The state of the state economy

No surprise: Vineyard housing shortage is a big obstacle.

Michael Goodman described the state of the Massachusetts economy, and how the Vineyard fits in, to a crowd at the Harbor View Hotel. —Stacey Rupolo

On Dec. 1, Michael Goodman, chairman of the Department of Public Policy, University of Massachusetts, Dartmouth, spoke at the Harbor View Hotel on the state of the state economy, with special attention to the implications for Martha’s Vineyard. The event was sponsored by the Martha’s Vineyard Commission (MVC) in partnership with the Martha’s Vineyard Chamber of Commerce and Dukes County Regional Housing Authority.

Mr. Goodman began on a high note. “Massachusetts is having good times right now; we’re having a robust recovery and expansion from the ‘Great Depression.’ We did not suffer as much as much of the country, especially states like Nevada, Florida, and in southern California, where there was much more speculative homebuilding.” He pointed to the fact that our unemployment rate last month was just 3.3 percent, and that many sectors are looking for workers. “Right now we can’t find people to fill many Post Office jobs in the state,” he said, “and these are good jobs.”

Mr. Goodman explained that white-collar jobs led the expansion, but in the past two years, blue-collar jobs were starting to catch up. The people having the hardest time finding work have been the young, the poorly educated, and the long-term unemployed. Other than around Boston, where the job market is strong, the blue-collar sector had a 15 percent unemployment rate at the height of the recession. Currently the sector’s unemployment rate has improved, but it’s still more than double the state average — 8.8 percent.

In spite of the low-income sector’s high unemployment rate, almost all low-income households have at least one member working, Mr. Goodman said, but in many cases the wages are so low that even if they’re working full-time, they can still be in poverty. Four out of 10 of these families are enrolled in MassHealth. More than ever, the keys to success are education and skill, Mr. Goodman pointed out, and those without these things are being left behind.

Mr. Goodman then turned his attention to Martha’s Vineyard. He referred to a graph that looked like a side view of a comb. It charted the ups and downs of the unemployment rate in Dukes County by season over the past 15 years. From 2000 to 2008, the unemployment rate consistently fluctuated between around 7.5 percent in the winter and 2 percent in the summer. By 2010, the unemployment rate had spiked to around 15 percent in the winter, and about 6 percent in the summer, and this year it was about 10 percent in the winter and 2.5 percent in the summer.The strongest sectors of the Island economy were natural-resource-based industries (primarily fishing), construction (primarily repair of existing structures), and the service economy. These sectors were more robust than the state average, and could be built on going forward.

One of the things that makes the VIneyard economy somewhat unique is our heavy reliance on imported labor. Mr. Goodman pointed to a U.S Census Bureau chart that tracked the flow of labor in Dukes County. In 2014 there were 6,744 payroll jobs recorded in the county. Of these, 1,963 jobs employed people living off-Island. In other words, one-third of our workforce arrived by ferry. Nearly half of these imported jobs went to workers between 30 and 54 years of age, and paid more than $3,333 a month.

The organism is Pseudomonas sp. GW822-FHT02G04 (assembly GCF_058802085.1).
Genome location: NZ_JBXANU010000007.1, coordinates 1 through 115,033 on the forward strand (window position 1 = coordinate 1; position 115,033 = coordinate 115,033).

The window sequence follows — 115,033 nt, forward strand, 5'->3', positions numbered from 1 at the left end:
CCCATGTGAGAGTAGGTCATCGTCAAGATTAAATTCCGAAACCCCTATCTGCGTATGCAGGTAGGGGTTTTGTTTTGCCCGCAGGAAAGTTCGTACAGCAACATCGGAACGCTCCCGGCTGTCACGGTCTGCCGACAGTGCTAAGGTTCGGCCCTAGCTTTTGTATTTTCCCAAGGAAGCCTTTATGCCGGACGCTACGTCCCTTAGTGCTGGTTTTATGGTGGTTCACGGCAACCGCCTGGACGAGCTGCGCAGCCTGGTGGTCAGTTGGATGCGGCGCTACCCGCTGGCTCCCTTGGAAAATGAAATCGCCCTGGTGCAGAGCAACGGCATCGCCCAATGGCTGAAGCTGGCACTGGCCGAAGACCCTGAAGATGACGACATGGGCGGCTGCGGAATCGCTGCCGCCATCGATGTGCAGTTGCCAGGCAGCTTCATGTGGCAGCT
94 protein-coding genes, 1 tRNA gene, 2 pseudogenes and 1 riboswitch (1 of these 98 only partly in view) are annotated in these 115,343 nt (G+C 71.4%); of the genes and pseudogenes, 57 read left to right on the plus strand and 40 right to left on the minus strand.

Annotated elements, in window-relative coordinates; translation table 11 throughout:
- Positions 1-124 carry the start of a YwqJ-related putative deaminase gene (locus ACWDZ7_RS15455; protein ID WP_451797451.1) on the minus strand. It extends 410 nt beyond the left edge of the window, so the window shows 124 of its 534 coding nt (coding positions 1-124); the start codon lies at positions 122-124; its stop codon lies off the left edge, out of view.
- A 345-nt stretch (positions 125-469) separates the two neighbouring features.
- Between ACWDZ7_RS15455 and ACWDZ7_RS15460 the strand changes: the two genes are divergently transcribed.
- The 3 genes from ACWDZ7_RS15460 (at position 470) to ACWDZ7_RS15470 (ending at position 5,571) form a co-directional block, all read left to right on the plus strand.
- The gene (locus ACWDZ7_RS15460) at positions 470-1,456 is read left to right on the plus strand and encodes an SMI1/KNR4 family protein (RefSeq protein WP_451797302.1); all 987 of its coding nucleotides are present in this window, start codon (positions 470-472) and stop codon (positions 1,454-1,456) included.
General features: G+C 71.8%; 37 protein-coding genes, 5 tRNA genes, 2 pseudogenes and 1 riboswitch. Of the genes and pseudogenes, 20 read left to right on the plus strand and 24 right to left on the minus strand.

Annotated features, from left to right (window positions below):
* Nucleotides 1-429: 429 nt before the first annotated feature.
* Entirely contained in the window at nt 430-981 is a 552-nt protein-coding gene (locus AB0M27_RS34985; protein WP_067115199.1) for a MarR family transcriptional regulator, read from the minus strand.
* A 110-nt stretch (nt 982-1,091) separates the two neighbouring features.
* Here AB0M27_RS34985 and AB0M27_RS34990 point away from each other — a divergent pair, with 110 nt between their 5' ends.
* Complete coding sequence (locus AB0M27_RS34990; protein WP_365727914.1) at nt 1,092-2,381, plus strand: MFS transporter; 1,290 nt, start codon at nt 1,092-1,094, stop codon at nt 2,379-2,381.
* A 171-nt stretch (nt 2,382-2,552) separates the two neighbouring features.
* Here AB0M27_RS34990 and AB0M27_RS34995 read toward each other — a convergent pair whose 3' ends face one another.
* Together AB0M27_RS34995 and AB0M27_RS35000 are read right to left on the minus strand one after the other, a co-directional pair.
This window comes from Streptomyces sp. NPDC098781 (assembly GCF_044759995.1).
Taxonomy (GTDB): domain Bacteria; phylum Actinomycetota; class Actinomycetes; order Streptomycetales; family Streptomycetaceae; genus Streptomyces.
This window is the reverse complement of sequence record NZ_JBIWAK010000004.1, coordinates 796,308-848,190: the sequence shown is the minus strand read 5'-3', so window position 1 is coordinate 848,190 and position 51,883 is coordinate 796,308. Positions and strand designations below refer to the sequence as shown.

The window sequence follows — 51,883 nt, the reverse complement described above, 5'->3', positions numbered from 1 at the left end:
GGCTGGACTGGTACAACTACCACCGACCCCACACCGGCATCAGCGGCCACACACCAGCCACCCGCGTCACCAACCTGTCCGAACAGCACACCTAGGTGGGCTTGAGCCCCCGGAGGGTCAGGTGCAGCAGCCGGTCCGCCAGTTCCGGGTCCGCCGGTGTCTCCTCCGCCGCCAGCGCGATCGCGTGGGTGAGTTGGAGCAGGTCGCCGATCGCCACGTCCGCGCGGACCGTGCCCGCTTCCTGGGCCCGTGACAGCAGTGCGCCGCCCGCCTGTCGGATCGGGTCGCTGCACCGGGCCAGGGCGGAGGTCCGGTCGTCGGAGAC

We have to pay a premium to import workers from off-Island, which in turn adds to our cost of living, and the reason we’re so reliant on imported workers gets back to housing. Employees are finding it harder and harder to find housing they can afford on the Island.

Mr. Goodman asked the audience if it was true that there were very few year-round rental apartments available on the Island. The response was, “Almost none.”

“That’s a disgrace!” said Mr. Goodman.

Relatively speaking, Massachusetts has done a poor job of producing housing, he said, but the VIneyard has done even worse. He pointed to a graph prepared by the Martha’s Vineyard Commission, which showed new homebuilding permits taken out for single-family dwellings since 1980. There was a big spike in 1988, when 600 permits were issued, and a smaller spike at the end of the ’90s, when around 300 permits were issued a year. Other than that, the average number hovered around 200 per year — from 2008 to 2013, the number was about 100. Statistics were not available for 2014–15.

Currently Dukes County has the highest percentage of single-family dwellings of any county in Massachusetts. The state average is about 50 percent, but on the Island, 90 percent of our homes are single-family.

Compounding this problem is the fact that so many of the houses we do have are seasonal houses. In Chilmark, for example, only 20 percent of the homes are year-round — 80 percent of these homes are vacant much of the year. But an increase in single-family houses for year-round residents, in and of itself, is not the answer.

“You have to have multiple-family housing,” said Mr. Goodman, “and more than one dwelling per lot. What really distinguishes the Vineyard is its lack of multiple-family housing.”

“Martha’s VIneyard is special, but not unique,” concluded Mr. Goodman. “It’s going to require some difficult choices.”